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Fixed Rates vs. Floating Rates: Choosing the Right Mortgage Option for You

Understanding Fixed Rates

Fixed-rate mortgages involve entering into an agreement with your lender—typically a bank—where you commit to paying a set interest rate over a specified period. In New Zealand, you can typically fix your mortgage rate for periods ranging from 6 months to 5 years, with various increments like 12, 18, 24, 36, 48, and 60 months also available.

The attractiveness of fixed rates often depends on the economic climate. For example, as of June 2024, shorter-term rates (such as 6 and 12 months) are higher, while longer-term rates are somewhat lower. This trend can fluctuate significantly; during the peak of the COVID-19 pandemic, we saw exceptionally low short-term rates, with longer-term rates slightly higher.

Fixed rates are particularly beneficial if you have a stable income and your financial situation is unlikely to change significantly during the term of the mortgage. They offer the peace of mind that comes with knowing exactly what your payments will be, allowing for easier budgeting and financial planning.

However, one downside to consider is the potential for break fees. If you decide to sell your property or need to alter your mortgage arrangement within the fixed term, breaking this agreement can incur substantial fees. We've observed break fees ranging from $12,000 recently up to $25,000 historically, depending on the loan amount and the remaining fixed term.

The Appeal of Floating Rates

Conversely, floating rates offer greater flexibility but at a higher cost. The floating rate is typically about 1.5% higher than comparable fixed rates, reflecting the premium for flexibility. With a floating rate mortgage, you can make extra payments or pay off your loan early without incurring penalties. This can be incredibly advantageous if your income is variable—for instance, if you earn a base salary plus commission, allowing you to pay off large sums when you have extra cash.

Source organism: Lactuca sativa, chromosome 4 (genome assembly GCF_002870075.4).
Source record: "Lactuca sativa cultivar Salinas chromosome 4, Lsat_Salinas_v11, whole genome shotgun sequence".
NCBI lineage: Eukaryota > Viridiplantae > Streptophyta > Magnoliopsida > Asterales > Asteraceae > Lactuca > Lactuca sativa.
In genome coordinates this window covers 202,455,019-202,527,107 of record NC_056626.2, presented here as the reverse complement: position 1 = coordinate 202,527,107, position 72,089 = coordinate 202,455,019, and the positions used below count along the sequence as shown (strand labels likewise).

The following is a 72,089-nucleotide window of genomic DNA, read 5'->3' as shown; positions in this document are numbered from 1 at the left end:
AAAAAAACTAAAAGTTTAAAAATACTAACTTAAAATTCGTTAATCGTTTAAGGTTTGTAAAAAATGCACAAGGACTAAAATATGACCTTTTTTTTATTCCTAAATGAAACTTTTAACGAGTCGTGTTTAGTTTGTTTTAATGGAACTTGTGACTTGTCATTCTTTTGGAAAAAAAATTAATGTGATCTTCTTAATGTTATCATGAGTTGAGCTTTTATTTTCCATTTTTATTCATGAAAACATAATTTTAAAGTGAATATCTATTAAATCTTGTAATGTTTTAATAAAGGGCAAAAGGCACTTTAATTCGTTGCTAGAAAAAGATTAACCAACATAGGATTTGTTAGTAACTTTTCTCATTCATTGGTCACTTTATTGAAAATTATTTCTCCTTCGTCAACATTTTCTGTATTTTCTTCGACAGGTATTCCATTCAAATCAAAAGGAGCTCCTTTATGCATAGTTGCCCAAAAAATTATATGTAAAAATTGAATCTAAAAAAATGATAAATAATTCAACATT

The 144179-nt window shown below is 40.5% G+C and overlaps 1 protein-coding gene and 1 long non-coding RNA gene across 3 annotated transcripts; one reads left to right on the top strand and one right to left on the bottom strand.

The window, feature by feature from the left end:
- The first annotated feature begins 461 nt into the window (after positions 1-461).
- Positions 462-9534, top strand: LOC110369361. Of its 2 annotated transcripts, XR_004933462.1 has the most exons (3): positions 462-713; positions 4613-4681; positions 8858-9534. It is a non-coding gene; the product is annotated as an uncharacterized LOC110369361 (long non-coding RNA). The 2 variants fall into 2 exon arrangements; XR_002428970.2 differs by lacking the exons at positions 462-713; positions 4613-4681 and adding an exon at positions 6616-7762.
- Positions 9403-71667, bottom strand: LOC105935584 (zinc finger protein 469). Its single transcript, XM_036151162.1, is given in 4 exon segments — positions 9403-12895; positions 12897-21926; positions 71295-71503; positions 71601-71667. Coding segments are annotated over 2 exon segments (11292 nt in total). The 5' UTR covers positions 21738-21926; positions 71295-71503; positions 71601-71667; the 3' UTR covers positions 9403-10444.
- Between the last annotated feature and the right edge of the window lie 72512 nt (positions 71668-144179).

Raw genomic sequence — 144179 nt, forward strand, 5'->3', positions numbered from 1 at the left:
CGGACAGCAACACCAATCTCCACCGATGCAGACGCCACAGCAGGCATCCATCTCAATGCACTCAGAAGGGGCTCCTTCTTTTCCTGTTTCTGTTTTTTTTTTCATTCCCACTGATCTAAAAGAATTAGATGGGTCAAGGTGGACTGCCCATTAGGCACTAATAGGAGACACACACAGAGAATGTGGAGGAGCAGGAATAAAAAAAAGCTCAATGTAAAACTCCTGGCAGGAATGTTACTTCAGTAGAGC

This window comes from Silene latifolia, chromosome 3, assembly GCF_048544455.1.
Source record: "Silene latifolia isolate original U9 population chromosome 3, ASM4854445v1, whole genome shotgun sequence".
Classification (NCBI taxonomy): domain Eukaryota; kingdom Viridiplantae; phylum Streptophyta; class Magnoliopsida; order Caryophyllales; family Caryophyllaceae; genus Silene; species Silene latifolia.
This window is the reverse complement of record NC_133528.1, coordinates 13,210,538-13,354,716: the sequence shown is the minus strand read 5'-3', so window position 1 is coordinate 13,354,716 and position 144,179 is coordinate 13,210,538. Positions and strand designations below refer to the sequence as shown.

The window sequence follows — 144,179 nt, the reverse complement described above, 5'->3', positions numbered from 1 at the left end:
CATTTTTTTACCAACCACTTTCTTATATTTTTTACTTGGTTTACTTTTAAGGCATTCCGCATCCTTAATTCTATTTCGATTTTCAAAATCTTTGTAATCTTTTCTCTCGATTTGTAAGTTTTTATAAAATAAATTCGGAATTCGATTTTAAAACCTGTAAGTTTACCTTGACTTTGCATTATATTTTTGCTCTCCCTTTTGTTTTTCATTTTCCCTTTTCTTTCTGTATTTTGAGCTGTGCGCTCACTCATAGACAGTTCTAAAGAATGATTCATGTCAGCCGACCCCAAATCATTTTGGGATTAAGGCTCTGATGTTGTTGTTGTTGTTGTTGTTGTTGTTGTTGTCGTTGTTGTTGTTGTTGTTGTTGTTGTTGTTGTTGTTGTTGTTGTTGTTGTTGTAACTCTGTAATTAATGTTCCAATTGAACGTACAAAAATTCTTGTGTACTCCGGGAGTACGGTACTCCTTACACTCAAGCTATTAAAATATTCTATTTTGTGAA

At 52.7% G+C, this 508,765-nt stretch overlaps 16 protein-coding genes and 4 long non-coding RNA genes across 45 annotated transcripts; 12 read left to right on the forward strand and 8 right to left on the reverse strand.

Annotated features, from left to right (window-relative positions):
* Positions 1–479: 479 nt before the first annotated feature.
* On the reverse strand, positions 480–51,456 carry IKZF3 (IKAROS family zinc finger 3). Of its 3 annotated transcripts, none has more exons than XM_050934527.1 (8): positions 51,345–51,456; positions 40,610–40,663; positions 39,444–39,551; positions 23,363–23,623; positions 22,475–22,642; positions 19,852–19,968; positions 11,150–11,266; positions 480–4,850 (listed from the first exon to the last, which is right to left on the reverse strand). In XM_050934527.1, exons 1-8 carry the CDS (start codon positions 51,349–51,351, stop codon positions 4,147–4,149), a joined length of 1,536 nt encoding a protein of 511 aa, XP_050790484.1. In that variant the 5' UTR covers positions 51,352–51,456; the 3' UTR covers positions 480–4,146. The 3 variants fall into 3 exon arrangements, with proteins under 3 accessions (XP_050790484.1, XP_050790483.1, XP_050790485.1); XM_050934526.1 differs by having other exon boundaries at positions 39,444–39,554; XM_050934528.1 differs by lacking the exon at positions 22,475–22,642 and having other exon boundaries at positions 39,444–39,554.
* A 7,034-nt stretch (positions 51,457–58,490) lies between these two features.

Floating rates are ideal for those who value flexibility over predictability. They allow you to capitalize on good financial months to reduce your debt quicker, without the restrictions of fixed terms.

Other Options: Revolving Credit and Offset Accounts

Beyond standard fixed and floating rates, there are other mortgage structures to consider, such as revolving credit facilities and offset accounts. Revolving credit acts like a large overdraft, where your credit limit decreases as you pay off the loan but can be redrawn up to the original amount. An offset account allows you to use the funds in your savings accounts to offset the interest costs on your mortgage, potentially saving you money in interest over time.

Making the Right Choice

Choosing between a fixed and a floating rate mortgage largely depends on your personal circumstances and financial stability. If consistency and predictable payments are crucial for your budgeting needs, a fixed rate might be the way to go. On the other hand, if you prefer the ability to adjust payments based on your financial situation and take advantage of paying off large sums without penalty, a floating rate could offer the flexibility you need.

Need More Information?

Deciding between a fixed and floating rate mortgage is a significant decision that can impact your financial future. If you're unsure which option is best for you, or if you have any specific questions about your situation, feel free to reach out. At My Mortgage, we’re here to help you navigate these choices and ensure you make the best decision for your financial health.

Remember, every financial situation is unique, and choosing the right mortgage type is crucial in managing your finances effectively. Let’s make sure we choose wisely!


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